Is there an easy way to reproduce the tests? For example, a test suite that one could easily download? I've been spending quite some time paging through the original benchmark, manually downloading the needed tests (install-all hangs on doom3, which isn't used anyway), running each one of them manually on the commandline and THEN finding out that I'm probably using some different settings (the GtkDrawingArea - Pixbufs test takes only 8 seconds, while the game tests crawl with single-digit framerates and radio takes "normal" 22 seconds, so something is clearly wrong. Not the games, but the pixbuf test, mind you). I also couldn't really identify the results in the online result browser (I would've tried running a comparison).

  6. #36
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    Quote Originally Posted by Cynebeald View Post
    Is there an easy way to reproduce the tests? For example, a test suite that one could easily download? I've been spending quite some time paging through the original benchmark, manually downloading the needed tests (install-all hangs on doom3, which isn't used anyway), running each one of them manually on the commandline and THEN finding out that I'm probably using some different settings (the GtkDrawingArea - Pixbufs test takes only 8 seconds, while the game tests crawl with single-digit framerates and radio takes "normal" 22 seconds, so something is clearly wrong. Not the games, but the pixbuf test, mind you). I also couldn't really identify the results in the online result browser (I would've tried running a comparison).
    The phoronix test suite (http://www.phoronix-test-suite.com/) was used.

  7. #37
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    Quote Originally Posted by urfe View Post
    The phoronix test suite (http://www.phoronix-test-suite.com/) was used.
    Let me explain what I was asking about. The Phoronix test suite has "test profiles" (more or less individual tests), such as the "gtkperf" test, the "build-apache" test or the "encode-mp3" test. Additionally, test can be grouped into "suites", that group together a set of test profiles (or other suites). For example, there is the "compilation" suite (that has all the build-* profiles, such as build-apache), the "universe" suite (testing more or less everything), or the "encoding" suite that tests only audio and video encoding.

    I was asking for a Phoronix Test Suite suite profile that has groups together the test profiles used in these latest benchmarks (ubuntu vs. fedora, or even the original ubuntu benchmark), so anyone could easily reproduce them, without having to go trough the webpage and running each profile manually. After having a closer look, the universe-cli suite looks somewhat promising, but it would be nice if the article mentioned this (or even better, provided a suite profile).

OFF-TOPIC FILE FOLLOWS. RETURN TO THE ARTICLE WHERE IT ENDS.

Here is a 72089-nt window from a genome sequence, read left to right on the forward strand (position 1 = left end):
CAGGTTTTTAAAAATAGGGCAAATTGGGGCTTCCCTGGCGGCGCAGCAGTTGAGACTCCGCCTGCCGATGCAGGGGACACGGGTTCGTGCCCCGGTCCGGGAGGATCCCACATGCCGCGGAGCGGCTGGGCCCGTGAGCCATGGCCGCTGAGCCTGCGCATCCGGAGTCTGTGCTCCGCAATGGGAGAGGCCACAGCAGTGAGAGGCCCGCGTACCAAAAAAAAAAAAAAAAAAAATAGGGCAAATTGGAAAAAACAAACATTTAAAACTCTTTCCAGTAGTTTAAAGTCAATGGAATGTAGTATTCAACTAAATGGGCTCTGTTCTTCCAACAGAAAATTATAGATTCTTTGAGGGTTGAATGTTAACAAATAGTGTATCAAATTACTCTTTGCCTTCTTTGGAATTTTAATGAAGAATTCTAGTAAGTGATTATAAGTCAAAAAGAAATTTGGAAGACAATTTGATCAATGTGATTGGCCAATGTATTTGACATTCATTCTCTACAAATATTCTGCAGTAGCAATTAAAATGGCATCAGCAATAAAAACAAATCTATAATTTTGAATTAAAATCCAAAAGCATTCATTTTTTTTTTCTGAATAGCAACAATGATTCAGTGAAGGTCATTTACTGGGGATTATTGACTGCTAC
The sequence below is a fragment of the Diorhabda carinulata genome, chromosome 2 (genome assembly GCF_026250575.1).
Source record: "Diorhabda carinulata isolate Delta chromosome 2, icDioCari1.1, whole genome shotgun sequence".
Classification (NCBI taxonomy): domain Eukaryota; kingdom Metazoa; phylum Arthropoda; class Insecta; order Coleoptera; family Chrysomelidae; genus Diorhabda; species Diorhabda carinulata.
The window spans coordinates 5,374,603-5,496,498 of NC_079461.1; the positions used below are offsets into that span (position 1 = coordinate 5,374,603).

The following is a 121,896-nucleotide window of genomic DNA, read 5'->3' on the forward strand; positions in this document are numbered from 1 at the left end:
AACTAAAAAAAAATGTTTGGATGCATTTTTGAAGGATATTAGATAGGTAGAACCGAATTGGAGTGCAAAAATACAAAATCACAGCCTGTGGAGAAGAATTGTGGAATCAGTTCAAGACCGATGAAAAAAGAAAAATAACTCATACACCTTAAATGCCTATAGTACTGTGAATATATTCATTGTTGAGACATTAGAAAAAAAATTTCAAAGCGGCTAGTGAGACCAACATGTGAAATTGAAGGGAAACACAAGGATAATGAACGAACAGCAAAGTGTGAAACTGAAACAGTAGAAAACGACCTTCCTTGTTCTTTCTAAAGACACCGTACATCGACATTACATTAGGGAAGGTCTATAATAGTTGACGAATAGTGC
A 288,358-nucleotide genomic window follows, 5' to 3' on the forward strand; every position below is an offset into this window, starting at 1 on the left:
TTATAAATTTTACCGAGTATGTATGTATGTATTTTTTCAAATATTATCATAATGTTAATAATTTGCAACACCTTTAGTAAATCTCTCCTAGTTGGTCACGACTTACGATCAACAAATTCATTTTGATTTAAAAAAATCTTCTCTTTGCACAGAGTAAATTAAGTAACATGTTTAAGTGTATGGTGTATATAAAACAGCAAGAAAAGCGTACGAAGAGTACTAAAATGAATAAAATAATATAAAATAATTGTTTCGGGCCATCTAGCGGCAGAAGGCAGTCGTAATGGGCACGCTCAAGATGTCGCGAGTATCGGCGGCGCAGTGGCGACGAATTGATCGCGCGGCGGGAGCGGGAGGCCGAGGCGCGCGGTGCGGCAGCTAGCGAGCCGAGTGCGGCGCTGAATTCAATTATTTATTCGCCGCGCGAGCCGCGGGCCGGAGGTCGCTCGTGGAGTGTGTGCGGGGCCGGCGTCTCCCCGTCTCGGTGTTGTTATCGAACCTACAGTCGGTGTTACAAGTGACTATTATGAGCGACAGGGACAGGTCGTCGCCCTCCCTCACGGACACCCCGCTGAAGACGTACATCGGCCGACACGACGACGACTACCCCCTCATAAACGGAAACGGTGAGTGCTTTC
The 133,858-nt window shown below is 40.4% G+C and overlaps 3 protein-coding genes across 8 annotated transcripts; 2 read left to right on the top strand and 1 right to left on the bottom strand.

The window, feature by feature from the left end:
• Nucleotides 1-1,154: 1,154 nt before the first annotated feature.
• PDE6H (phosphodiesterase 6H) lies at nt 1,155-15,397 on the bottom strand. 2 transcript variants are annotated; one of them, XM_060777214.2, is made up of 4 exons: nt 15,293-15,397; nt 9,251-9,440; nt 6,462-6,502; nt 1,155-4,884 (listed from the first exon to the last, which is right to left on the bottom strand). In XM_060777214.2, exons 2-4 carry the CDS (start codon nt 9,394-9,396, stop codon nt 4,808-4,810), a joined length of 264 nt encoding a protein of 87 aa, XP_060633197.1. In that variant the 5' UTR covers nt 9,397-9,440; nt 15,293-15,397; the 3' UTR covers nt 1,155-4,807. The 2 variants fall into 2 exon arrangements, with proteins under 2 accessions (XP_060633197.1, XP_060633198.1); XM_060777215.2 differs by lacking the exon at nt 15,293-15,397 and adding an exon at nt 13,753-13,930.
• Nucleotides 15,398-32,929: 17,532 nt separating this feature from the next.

Additionally, I was wondering about why I got a radically different number on the DRAWING_PIXBUFS subtest of the "gtpkerf" profile, while the other subtest, RADIO_BUTTON, gives me normal results. I don't have a good graphics card, and there's no reason for the test to be 5x faster than then ones in the article, so I suspect a different testing profile.

  8. #38
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    Additionally, I was wondering about why I got a radically different number on the DRAWING_PIXBUFS subtest of the "gtpkerf" profile, while the other subtest, RADIO_BUTTON, gives me normal results. I don't have a good graphics card, and there's no reason for the test to be 5x faster than then ones in the article, so I suspect a different testing profile.
    Don't even try to reproduce the numbers of GTKperf. This program is definitely not a good benchmark because it completely relies on the used GTK-theme-engine. And the fglrx-driver is known to have the slowest to 2D-part of all drivers. I get 2x better results with my six year old Thinkpad R31 and "intel"-driver.

    The more pixmaps an engine uses the longer take the tests with GTKperf. For example the "Murrine"-engine is almost twice as fast the "Aurora"-Engine when painting normal widgets (radio-buttons, normal buttons, etc.). So if you want to compare several distributions, you must always use the same theme and theme-engine so the numbers can be compared. And Ubuntu 8.x are using Murrine-based themes, whereas Ubuntu 7.x are using Clearlooks-based Themes (Murrine is also faster then Clearlooks).

  9. #39
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    Any chance of seeing similar tests run on 64bit k/ubuntu?